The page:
The State Capital broke into an uproar as the Satanic Temple of Illinois unraveled its holiday display. First, the temple’s priest shouted, “Hail Satan” as he laid a carved image of Baphomet, the pagan deity, next to the nativity scene. Then, in a scene analogous to the 1973 movie The Exorcist, Roman Catholic Christians began …
Continue reading “Satan in the State House”
The State Capital broke into an uproar as the Satanic Temple of Illinois unraveled its holiday display. First, the temple’s priest shouted, “Hail Satan” as he laid a carved image of Baphomet, the pagan deity, next to the nativity scene. Then, in a scene analogous to the 1973 movie The Exorcist, Roman Catholic Christians began to pray for the destruction of Satan while others shouted, “Satan has no rights.”
Of course, this is not the first time controversy arose regarding the public display of religious symbols. Over the past decade, The United States Supreme Court has heard several cases about public display of religious symbols. However, the provocative nature of the December 23rd incident leaves some confused about the nature of religious beliefs in the public sphere.
The Roman Catholic Bishop of Springfield said the temple’s display was “wrong and has no place.” While the Satanic priest argued, “The symbol is one of harmony, reconciliation, and unity.” So who gets to decide what beliefs are permissible in the public sphere?
Some argue that the state should decide the legitimacy of beliefs. But who is the state anyway? And don’t they hold religious beliefs themselves? Can an apparatus designed to regulate the common good distinguish between competing goods?
Moreover, history has shown us that when the state decides which religious beliefs are permissible, the result is catastrophic – think crusades and caliphates. If the state is the final authority regarding one’s religious beliefs, then the state becomes the ultimate authority. It seems there is no better way to get hell on earth than to surrender the power of religious belief to the state.
Still, others contend that religious beliefs should be stripped entirely from all public spheres. Those who hold this view argue that religious belief must be locked up and hidden away, never to be heard or seen in any public arena. But is this even possible? Are convictions really convictions if they can be silenced?
Furthermore, many secularists readily admit that they are not free from religious beliefs. The atheist philosopher Ronald Dworkin is to be applauded for acknowledging that secularism is a religion. In his book, Religion without God, Dworkin said, “Religion is whatever gives a person’s universe purpose and order.” Thus, Dworkin called himself a religious atheist. Dworkin rightly understood that it is dishonest if not impossible to suppress one’s ultimate beliefs in the public sphere.
Religious beliefs are inseparable from one’s personhood because they define how we view ourselves, others, and the world. Therefore, the idea that one’s religious beliefs can be put on a shelf is a fallacy because beliefs about ultimate reality shade every thought – it seems impossible to have a public sphere void of religious beliefs.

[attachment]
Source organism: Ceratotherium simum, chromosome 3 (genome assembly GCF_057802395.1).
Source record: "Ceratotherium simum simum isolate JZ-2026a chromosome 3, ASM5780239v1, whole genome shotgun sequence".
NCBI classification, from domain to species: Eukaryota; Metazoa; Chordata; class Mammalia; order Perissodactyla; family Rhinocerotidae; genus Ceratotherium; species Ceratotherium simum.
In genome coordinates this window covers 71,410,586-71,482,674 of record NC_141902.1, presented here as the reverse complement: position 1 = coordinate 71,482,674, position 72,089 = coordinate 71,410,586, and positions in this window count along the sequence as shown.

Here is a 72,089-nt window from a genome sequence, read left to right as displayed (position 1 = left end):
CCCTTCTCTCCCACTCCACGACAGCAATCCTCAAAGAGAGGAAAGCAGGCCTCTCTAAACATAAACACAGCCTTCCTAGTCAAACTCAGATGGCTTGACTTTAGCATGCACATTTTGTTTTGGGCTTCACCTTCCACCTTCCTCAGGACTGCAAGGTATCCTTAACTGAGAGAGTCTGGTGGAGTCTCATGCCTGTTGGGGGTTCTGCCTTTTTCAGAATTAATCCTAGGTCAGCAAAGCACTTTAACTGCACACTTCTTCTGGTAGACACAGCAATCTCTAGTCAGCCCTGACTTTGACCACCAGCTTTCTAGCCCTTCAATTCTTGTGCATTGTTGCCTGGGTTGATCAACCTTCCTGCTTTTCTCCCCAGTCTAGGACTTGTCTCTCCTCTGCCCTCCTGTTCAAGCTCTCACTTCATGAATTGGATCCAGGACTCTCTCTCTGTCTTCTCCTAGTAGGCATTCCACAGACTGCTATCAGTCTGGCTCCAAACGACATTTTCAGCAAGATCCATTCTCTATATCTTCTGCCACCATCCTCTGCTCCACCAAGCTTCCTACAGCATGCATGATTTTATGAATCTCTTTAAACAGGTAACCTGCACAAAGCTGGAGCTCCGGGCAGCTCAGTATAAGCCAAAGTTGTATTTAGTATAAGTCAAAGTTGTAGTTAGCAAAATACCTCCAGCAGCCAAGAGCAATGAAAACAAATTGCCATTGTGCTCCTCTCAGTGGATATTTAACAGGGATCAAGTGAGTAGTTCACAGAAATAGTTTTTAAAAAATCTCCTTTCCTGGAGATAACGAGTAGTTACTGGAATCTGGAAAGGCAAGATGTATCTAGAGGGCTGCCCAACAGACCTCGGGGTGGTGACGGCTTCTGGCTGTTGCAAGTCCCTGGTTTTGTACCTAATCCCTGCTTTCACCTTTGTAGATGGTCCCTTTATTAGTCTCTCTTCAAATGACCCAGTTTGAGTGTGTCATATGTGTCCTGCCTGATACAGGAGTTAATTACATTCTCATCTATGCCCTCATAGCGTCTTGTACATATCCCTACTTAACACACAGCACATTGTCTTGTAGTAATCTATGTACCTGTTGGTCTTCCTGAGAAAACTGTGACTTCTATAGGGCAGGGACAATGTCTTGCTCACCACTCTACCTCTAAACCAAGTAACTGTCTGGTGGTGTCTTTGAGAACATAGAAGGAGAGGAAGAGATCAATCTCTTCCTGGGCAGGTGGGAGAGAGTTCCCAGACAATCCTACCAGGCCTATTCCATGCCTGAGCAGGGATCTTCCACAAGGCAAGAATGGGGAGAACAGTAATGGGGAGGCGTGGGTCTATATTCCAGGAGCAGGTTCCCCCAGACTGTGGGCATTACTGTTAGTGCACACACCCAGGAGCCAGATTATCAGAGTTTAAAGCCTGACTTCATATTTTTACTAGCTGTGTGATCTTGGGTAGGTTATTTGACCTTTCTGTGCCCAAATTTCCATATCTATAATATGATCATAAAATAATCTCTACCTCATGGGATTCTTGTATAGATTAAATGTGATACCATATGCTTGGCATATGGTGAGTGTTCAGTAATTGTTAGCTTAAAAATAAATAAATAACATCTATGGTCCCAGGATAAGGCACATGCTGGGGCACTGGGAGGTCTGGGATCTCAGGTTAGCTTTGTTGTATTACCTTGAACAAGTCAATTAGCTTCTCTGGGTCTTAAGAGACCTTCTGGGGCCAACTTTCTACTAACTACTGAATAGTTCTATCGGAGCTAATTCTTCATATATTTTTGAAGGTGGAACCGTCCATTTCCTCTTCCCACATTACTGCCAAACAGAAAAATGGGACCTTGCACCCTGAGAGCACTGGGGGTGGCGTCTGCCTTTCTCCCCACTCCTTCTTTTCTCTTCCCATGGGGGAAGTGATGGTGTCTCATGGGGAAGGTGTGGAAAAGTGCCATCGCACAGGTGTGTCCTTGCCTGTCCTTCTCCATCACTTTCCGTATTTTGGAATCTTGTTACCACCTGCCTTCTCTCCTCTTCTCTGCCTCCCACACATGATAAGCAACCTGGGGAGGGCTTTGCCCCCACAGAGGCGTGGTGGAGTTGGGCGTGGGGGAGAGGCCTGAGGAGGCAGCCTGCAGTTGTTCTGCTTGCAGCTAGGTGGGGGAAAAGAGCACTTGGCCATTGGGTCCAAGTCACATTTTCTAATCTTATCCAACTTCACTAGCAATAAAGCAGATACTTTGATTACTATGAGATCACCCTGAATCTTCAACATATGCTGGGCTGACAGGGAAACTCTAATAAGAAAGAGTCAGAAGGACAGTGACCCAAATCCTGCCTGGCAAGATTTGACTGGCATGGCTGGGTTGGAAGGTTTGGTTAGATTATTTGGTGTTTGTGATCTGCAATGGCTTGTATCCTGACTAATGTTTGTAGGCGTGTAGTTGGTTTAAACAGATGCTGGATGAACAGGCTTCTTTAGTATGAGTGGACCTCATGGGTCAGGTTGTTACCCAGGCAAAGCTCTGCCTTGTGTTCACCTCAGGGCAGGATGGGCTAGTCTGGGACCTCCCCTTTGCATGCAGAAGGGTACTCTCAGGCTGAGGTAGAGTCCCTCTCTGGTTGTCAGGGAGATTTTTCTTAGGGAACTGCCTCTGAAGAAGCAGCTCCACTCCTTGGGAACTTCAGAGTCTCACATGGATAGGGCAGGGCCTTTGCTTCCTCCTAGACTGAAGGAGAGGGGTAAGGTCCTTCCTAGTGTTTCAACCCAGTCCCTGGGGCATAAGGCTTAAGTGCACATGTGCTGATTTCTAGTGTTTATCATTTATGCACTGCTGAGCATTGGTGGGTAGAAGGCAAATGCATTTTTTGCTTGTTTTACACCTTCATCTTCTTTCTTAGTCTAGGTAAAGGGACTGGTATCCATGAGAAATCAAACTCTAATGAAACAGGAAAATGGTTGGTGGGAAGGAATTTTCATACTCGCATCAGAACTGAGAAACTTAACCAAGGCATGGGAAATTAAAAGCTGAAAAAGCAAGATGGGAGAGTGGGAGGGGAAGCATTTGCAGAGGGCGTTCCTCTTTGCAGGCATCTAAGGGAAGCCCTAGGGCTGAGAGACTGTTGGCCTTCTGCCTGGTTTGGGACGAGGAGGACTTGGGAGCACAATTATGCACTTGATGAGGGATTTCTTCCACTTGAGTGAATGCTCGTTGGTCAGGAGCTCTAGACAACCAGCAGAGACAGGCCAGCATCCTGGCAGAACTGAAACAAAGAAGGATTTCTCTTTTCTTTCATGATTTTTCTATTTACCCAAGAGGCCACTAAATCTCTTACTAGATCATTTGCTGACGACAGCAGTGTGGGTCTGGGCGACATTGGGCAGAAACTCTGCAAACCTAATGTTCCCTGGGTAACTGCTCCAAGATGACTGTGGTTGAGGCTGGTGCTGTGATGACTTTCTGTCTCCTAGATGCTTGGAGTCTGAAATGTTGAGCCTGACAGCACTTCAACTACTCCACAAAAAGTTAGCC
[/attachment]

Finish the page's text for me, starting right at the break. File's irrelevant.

So, how do we respond to situations where religious beliefs collide? When competing religious visions clashed in the ancient world, a man named Elijah challenged the priests of Baal to bring their beliefs into the public square. Elijah was confident that when beliefs are publicly displayed, they will rise or fall based on their merits. Ultimately, truth, beauty, and goodness persuade individuals.
The prophet of old trusted in the principle of religious freedom because he was confident in his God. However, some argue that a Satanic display next to a nativity scene and a menorah is distasteful and offensive. And while this may be true, the principle of religious freedom is not dependent upon decorum or on one’s tastes – religious liberty depends upon one’s ability to choose freely.
Religious freedom fosters the power of choice. Individuals must have space to investigate opposing views and evaluate each belief based on its merits. The benefit of religious freedom is that it allows for all beliefs to be put on full display, and those that reflect goodness, truth, and beauty ultimately prove superior.
The Baphomet presentation was a juvenile act meant to rouse offense and anger. And while the Satanic priest insisted the symbol was one of “harmony and unity,” its unveiling next to the nativity and menorah revealed the true nature of their values – mockery, provocation, and aggression which by no means create unity, peace, and charity. Thus, the values of the Satanic temple were put fully on display.
So therein lies the beauty of allowing beliefs to be made public. While the Bible does not specifically use the term “religious freedom,” the principles that support religious liberty are abundant throughout. One must wonder if Baphomet’s principles can support freedom of dissent? Given the provocative nature of its actions, it seems unlikely.
Consequently, the entire incident shows why we should champion religious freedom for all people. The satanic temple sought to flex on the beliefs of Christianity, but to do so, it must rely on the principles inherent to Christianity. Thus, when we allow all religions access to the public sphere, we see them for what they are, and like Elijah, we see that the God of the Bible holds up extraordinarily well.